School Safety Committee

The CCPTA’s School Safety Committee has been retired as of Spring 2020. We welcome new leadership to take on this important initiative.

Past messages (for future reference):

From Tara Teaford, School Safety Committee Chair, February 18, 2020:
“After careful consideration, I have realigned my school safety advocacy work in the way that I believe will be most effective for our students, faculties, and communities:

  1. As one of the two parent members of the state-mandated APS Safety Audit Committee, I will work closely with APS and County safety & security representatives and administrators to prioritize and recommend improvements*, especially funding for those improvements.
  2. I will share those priorities and progress with:
    1. Safety Health Advisory Board (SHAB)
    2. Moms Demand Action Arlington educator outreach leads
    3. CCPTA to share with individual school reps / Safety committees
    4. All of you! And anyone else interested in this topic (likely through regular email updates like this one)
  3. I will lobby the School Board and County Board through letter-writing, speaking at meetings, etc., for those improvements and suggest each of the above groups and members do the same – the larger and louder our message, the more likely we are to achieve our goals.
  4. My perspective and priorities* will be informed by the research and goals of both Moms Demand Action and Sandy Hook Promise.

This means that I will no longer lead the CCPTA Safety Committee after this school year. As long as the safety messaging gets communicated through CCPTA to each APS school, I am not convinced that a committee is necessary (and your responses to this original message lead me to believe you feel the same way). If anyone would like to continue leading the committee, please let me know. Otherwise, the committee will cease to be an official CCPTA effort and the messaging will flow as laid out here.*I plan to advocate for these priorities going forward:

  1. Funding, funding, funding. The APS Emergency Manager has a $0 budget with which to implement improvements, and there is a considerable backlog. Individual schools have unfunded requested improvements also. The triennial surveys have been completed, and the Emergency Manager will submit recommendations and budget requests based on those findings this spring.
  2. Safety & Security oversight of APS facilities. Right now, the facilities department has no reporting line to Safety, Security, & EM staff. This is how multi-million dollar schools get built without appropriate evacuation accommodations.
  3. Anonymous reporting. The primary blocker to implementing this life-saving approach appears to be funding.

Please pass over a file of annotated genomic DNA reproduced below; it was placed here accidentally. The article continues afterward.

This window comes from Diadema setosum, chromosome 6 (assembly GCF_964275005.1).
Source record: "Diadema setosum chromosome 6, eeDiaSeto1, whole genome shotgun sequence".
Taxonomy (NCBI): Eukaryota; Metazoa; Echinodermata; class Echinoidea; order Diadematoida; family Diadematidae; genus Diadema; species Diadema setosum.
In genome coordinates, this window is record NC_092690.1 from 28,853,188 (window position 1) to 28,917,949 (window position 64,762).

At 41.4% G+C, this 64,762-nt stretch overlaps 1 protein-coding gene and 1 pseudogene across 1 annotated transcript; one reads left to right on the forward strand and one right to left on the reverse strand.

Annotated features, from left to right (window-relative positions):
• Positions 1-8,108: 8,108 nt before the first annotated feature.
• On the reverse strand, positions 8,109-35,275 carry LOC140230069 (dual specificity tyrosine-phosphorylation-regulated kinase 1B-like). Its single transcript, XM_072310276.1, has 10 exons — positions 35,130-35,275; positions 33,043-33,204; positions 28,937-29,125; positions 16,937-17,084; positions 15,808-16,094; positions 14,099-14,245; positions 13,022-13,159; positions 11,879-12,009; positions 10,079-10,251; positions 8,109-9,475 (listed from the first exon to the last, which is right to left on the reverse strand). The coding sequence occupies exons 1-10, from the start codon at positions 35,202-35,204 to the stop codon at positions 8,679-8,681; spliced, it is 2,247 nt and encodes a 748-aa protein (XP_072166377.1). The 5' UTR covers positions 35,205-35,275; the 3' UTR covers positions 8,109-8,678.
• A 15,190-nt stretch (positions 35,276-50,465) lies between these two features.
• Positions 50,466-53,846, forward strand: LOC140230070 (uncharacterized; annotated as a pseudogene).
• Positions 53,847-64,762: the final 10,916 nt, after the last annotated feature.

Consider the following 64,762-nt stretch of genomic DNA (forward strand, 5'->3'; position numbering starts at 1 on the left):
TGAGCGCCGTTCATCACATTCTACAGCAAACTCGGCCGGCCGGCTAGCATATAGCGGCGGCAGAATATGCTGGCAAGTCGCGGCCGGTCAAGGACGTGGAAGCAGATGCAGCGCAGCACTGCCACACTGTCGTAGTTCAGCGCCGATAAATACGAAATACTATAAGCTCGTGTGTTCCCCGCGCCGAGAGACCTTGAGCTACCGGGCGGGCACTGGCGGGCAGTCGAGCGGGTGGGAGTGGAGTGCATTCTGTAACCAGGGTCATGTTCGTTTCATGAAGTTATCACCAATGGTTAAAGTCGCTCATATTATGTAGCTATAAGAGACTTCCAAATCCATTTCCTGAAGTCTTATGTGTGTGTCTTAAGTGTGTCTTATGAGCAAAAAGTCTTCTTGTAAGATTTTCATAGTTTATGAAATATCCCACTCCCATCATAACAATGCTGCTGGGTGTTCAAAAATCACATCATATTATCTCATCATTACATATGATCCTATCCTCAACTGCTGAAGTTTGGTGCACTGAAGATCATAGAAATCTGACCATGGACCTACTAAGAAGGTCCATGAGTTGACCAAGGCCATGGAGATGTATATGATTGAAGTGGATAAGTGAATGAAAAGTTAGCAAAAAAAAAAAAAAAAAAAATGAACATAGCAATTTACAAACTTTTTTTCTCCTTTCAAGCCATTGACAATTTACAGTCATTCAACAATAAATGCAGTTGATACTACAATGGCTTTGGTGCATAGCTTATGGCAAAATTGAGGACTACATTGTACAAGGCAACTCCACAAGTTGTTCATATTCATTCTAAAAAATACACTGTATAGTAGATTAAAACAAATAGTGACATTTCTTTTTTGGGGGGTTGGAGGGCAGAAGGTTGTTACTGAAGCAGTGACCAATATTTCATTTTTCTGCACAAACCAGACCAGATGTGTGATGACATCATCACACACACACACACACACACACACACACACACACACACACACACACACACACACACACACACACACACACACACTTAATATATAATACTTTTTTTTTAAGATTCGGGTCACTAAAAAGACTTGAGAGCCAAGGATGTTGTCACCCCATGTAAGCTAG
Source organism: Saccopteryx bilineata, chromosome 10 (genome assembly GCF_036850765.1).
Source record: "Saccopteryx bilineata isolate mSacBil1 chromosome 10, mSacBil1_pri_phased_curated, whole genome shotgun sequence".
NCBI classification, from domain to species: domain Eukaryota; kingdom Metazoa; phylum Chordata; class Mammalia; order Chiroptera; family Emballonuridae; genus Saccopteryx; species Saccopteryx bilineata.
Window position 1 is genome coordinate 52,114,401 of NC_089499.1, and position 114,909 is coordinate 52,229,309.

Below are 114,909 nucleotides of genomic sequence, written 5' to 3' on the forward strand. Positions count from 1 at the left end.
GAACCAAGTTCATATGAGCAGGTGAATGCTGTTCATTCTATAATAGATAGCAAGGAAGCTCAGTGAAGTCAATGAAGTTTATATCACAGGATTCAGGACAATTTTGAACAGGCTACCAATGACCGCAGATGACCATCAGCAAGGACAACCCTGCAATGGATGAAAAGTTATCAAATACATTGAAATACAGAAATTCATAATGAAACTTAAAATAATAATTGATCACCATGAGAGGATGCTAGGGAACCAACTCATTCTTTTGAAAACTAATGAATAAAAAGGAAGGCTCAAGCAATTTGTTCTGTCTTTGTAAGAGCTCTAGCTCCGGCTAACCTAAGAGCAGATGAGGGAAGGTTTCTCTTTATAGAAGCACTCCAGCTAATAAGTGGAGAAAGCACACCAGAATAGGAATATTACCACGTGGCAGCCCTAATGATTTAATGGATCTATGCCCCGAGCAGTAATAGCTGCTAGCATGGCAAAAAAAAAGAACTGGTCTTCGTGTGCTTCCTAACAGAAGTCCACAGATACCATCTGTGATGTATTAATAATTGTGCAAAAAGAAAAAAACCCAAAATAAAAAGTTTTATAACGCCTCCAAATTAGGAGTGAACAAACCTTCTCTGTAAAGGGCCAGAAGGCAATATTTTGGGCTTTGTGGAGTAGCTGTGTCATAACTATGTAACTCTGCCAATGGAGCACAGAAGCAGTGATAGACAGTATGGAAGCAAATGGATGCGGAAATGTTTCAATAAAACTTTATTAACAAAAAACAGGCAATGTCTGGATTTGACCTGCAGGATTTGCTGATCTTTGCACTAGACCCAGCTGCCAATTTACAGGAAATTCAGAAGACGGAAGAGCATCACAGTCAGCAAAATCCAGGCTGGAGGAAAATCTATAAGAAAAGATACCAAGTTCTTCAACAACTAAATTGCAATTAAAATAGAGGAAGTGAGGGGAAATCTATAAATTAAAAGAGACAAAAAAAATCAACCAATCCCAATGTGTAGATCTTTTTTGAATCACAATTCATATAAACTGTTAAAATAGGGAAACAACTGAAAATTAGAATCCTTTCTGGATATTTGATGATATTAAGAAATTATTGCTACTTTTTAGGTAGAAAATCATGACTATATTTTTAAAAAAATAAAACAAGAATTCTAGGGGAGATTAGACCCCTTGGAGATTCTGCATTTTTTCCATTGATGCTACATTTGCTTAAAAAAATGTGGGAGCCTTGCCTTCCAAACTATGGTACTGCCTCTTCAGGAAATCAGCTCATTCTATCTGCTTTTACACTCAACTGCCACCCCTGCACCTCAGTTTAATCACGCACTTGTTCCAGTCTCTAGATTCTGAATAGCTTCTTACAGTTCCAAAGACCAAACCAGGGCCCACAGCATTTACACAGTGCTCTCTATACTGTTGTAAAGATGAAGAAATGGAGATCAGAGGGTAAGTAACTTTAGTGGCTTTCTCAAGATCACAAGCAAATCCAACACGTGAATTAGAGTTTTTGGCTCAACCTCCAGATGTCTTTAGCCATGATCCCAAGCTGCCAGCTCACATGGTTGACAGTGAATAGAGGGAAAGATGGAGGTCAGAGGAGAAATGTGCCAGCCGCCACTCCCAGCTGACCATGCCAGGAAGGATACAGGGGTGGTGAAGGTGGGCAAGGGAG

4. Implement Sandy Hook Promise programming across APS and promote the Be SMART campaign for safe firearm storage to all APS adults.

I’ve attached a short summary of the groups, priorities, and how they interconnect if you, like me, prefer visual aids to long emails like this one (!).Thank you all for the input and energy you have devoted to this group for the short time we have been an official committee. I look forward to staying in touch with you on this topic for years to come.”

From Tara Teaford, School Safety Committee Chair, January 5, 2020:
“Over the holidays, the CCPTA Executive Board met to discuss plans for next school year, so I’d like to share my thoughts on the future of this committee and get yours as well.

Should this committee exist in its current form?
CCPTA invited me to form this group in Fall of 2018, and the new APS Emergency Manager, Zachary Pope, was hired at the same time to work exclusively on safety and security issues.

What are our ongoing goals and statuses of each?

  • Baseline security standards – mostly complete
    • These are on the APS website and are fairly comprehensive unless you see something missing?
  • Gap identification vs. those standards at each school – partially complete
    • This is really the realm of APS Facilities and Safety personnel, with school admin and parental observation and advocacy as needed. It may be beneficial to have centralized tracking and reminders, but the input has to come from the schools.
  • Advocacy for funding and prioritization of safety improvements – ongoing
    • This can take a few forms: securing updates from Zac and other APS staff*, letters to the School Board and County Board (re: funding), speaking at School Board and County Board meetings, and publicizing issues through events (safety forum) and local publications (media, including social media).

Additional functions of the committee

*I am also currently a member of the APS Safety Audit Committee, which is mandated by the state to include 2 parent representatives. Let me know if you would like to take my place in the 2020-21 school year, and I’ll make a recommendation.

Bottom line: If we collectively feel that the committee should continue, then please consider leading it next school year. If not, we can still individually and collectively advocate by staying in touch on the topic.”

Reference Information: